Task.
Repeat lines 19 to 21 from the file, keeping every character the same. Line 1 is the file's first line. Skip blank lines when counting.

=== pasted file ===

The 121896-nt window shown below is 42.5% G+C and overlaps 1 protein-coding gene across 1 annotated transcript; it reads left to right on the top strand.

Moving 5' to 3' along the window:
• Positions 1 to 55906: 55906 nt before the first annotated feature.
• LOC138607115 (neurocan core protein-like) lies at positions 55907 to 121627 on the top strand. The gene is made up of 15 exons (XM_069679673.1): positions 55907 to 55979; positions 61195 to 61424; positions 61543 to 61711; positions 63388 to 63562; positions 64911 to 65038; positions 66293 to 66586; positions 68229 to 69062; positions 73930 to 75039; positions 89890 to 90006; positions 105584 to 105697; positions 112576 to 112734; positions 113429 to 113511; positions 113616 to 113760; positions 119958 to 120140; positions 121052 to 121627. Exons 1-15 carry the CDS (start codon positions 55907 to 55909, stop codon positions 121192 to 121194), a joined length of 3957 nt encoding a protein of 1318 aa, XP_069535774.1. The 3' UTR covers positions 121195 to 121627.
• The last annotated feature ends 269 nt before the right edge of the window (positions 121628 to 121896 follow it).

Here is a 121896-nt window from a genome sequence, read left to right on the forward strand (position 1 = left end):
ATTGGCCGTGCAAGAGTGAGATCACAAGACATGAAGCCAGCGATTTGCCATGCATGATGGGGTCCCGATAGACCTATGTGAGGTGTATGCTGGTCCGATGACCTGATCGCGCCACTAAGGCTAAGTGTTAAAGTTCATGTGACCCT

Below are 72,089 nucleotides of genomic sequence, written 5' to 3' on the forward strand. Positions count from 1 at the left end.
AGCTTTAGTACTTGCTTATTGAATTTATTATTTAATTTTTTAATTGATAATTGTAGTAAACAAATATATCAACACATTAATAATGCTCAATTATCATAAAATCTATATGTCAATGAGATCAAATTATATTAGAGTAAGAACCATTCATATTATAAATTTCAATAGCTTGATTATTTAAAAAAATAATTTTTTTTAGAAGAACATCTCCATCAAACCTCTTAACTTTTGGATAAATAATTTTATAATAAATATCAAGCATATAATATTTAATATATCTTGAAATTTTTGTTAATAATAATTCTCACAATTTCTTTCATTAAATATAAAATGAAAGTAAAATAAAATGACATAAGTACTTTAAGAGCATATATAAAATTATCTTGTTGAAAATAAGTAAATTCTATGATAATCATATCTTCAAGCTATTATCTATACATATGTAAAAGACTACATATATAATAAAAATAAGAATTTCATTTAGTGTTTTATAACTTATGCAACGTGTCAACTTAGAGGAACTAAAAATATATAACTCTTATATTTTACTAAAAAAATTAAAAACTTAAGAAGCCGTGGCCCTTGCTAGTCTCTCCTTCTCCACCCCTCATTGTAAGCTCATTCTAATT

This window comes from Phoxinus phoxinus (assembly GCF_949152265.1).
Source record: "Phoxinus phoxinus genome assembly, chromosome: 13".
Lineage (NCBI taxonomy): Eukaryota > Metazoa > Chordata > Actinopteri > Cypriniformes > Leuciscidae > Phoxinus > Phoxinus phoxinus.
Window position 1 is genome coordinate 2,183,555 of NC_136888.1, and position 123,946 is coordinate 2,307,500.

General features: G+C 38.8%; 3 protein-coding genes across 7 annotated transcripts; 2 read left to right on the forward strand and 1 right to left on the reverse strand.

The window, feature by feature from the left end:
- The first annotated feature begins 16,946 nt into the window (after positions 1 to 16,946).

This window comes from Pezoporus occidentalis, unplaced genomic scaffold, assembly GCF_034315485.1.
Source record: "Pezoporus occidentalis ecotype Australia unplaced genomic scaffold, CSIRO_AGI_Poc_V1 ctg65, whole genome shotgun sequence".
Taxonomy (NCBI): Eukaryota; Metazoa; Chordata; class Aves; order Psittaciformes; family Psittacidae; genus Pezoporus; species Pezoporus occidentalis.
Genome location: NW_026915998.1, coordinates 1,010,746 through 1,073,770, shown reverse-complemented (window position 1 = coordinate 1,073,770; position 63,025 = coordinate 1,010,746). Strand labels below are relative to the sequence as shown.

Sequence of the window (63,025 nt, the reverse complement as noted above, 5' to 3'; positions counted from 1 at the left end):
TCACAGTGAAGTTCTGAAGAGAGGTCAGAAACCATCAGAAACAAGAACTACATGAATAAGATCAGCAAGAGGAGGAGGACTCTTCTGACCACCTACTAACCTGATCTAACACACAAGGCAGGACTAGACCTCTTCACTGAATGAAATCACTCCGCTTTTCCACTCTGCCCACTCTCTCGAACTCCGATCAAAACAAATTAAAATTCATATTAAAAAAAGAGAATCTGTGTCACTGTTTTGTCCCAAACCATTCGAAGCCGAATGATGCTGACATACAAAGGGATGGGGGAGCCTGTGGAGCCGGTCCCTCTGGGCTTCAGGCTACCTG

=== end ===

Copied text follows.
Taxonomy (NCBI): Eukaryota; Metazoa; Chordata; class Aves; order Psittaciformes; family Psittacidae; genus Pezoporus; species Pezoporus occidentalis.
Genome location: NW_026915998.1, coordinates 1,010,746 through 1,073,770, shown reverse-complemented (window position 1 = coordinate 1,073,770; position 63,025 = coordinate 1,010,746). Strand labels below are relative to the sequence as shown.

Sequence of the window (63,025 nt, the reverse complement as noted above, 5' to 3'; positions counted from 1 at the left end):